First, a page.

In an excerpt from Vanity Fair's October cover story, special correspondent Maureen Orth describes how high-ranking Scientology officials were tasked with finding a suitable partner for Tom Cruise in 2004.
According to Orth's sources, officials settled on Nazanin Boniadi, an Iranian-born, London-raised actress. The two dated from November 2004 to January 2005. (Scientology representatives deny any search took place and dismissed the article's sources as disgruntled apostates.)
On September 2, Oscar-winning filmmaker and former Scientologist Paul Haggis wrote an e-mail to Showbiz 411 confirming the auditing took place. According to Vanity Fair, Boniadi, 32, was audited every day in October 2004 and was allegedly "told to lose her braces, her red highlights and her boyfriend" before meeting Cruise the following month in New York City.
Though Boniadi did eventually fall in love with Cruise, 50, the actor's frequent public displays of affection and intense adoration became too much to bear, Orth's sources claim. Following a series of incidents with high-ranking Scientology officials, Boniadi's relationship with Cruise reached a turning point. She was eventually forced to leave Cruise's home, where she lived, and move into Scientology's Celebrity Centre. She was later transferred to another Scientology center in Florida.
"I met her through a mutual friend when I was doing my own personal research into the allegations against Scientology, before I wrote my letter of resignation," Haggis wrote. "Naz was embarrassed by her unwitting involvement in this incident and never wanted it to come out, so I kept silent. However I was deeply disturbed by how the highest ranking members of a church could so easily justify using one of their members; how they so callously punished her and then so effectively silenced her when it was done."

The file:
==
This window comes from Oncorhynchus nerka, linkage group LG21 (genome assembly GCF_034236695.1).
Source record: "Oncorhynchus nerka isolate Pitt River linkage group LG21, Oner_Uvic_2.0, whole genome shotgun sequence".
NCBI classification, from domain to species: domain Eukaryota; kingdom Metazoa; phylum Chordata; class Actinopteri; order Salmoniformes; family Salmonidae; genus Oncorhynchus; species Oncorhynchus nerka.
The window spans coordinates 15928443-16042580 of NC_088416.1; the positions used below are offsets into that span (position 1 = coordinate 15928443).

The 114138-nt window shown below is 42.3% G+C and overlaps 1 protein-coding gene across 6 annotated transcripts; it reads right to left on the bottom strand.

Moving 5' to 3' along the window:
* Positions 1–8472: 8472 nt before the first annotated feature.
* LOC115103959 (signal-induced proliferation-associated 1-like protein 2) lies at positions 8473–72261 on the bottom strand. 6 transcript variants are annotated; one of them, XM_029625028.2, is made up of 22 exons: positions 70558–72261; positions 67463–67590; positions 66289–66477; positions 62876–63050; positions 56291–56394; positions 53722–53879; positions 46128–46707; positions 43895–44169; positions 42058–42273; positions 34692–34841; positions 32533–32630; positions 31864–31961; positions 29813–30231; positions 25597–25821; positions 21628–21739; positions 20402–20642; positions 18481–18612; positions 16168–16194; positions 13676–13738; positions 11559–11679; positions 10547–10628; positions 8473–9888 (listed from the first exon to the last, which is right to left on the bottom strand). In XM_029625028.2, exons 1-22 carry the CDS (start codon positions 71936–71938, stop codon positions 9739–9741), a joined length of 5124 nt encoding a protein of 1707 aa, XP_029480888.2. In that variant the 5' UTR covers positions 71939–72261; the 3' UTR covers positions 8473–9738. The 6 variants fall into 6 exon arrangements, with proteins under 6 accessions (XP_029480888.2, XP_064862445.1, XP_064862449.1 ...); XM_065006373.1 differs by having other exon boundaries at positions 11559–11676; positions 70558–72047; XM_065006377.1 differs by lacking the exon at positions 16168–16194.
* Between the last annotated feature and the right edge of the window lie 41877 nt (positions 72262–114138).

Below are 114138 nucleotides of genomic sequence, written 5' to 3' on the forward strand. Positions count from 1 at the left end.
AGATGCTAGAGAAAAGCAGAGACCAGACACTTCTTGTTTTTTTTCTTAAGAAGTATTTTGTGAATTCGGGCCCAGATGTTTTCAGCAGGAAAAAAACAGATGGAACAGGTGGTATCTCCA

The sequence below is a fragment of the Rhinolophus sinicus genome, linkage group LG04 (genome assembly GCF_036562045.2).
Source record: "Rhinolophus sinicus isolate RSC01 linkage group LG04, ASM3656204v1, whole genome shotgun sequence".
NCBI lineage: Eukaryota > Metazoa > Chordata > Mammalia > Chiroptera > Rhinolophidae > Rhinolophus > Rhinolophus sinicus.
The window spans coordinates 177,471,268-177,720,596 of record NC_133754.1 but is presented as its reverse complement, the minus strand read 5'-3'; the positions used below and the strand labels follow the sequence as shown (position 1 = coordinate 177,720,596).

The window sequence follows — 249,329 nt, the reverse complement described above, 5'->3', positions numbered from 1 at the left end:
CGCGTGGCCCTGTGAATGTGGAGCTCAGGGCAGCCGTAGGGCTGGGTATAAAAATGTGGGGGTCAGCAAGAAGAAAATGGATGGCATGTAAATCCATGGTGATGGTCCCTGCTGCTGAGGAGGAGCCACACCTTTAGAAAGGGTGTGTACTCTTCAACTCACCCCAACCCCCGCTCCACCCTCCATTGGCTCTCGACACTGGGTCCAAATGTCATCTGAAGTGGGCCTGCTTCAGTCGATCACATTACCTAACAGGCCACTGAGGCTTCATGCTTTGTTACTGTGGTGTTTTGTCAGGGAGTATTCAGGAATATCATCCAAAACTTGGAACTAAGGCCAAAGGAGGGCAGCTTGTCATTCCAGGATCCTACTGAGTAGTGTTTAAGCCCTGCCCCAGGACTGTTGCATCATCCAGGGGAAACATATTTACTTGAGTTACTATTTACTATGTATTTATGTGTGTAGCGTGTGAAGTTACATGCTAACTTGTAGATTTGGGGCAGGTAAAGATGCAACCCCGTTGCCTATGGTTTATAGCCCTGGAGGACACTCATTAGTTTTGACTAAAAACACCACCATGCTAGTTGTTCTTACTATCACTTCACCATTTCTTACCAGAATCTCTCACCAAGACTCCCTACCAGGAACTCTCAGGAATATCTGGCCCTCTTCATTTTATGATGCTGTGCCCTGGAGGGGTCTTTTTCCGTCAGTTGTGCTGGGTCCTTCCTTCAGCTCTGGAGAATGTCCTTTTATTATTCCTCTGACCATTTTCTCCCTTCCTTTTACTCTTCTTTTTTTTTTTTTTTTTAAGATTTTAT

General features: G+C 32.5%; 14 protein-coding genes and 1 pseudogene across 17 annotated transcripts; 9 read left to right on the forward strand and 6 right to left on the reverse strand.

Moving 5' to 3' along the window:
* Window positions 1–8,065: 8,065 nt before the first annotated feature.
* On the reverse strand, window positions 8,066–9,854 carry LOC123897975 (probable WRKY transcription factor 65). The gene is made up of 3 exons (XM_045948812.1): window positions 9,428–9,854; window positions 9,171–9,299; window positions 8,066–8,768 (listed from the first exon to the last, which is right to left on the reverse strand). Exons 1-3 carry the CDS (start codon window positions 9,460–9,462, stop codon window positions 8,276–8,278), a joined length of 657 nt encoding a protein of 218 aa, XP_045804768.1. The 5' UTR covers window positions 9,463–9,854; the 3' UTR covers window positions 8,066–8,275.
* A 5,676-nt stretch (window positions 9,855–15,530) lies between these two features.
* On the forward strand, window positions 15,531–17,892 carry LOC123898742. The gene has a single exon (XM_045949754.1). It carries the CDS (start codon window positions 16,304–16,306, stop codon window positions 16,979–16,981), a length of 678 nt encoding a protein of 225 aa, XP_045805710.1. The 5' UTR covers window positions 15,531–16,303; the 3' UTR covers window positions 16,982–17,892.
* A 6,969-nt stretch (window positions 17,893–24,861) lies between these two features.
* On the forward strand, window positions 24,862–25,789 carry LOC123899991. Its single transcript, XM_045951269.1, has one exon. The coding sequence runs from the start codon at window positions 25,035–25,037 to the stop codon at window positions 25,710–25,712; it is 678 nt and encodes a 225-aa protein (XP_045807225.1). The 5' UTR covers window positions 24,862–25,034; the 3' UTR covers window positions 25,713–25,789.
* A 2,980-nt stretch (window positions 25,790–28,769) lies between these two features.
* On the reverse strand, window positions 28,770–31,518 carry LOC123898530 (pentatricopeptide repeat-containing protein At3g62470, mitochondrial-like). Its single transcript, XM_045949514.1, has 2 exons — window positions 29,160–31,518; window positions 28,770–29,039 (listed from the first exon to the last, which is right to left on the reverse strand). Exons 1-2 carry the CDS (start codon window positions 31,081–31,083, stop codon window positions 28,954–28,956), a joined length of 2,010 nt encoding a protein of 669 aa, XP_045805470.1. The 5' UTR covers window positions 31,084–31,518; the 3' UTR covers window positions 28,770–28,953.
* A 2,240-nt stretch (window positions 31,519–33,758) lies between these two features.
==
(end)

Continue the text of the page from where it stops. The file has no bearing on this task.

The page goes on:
"It wasn't just the threats; they actually made her feel ashamed, when all she had been was human and trusting," Haggis, 59, added.
Haggis went on to explain his own reasons for leaving Scientology and said he empathizes with Boniadi. "In Naz's case, she has no right to feel ashamed. She is not only a terrific actress at the beginning of a very promising career, she is a dedicated human rights activist and a truly lovely and caring person," he said. "The last thing she wanted or needed is this kind of publicity, but here it is, and I am sure she will deal with it with the same grace and dignity she exudes in her daily life."
Haggis added that "Naz quietly and privately resigned from the church a couple of years ago after several years of trying to handle this injustice internally, to no avail."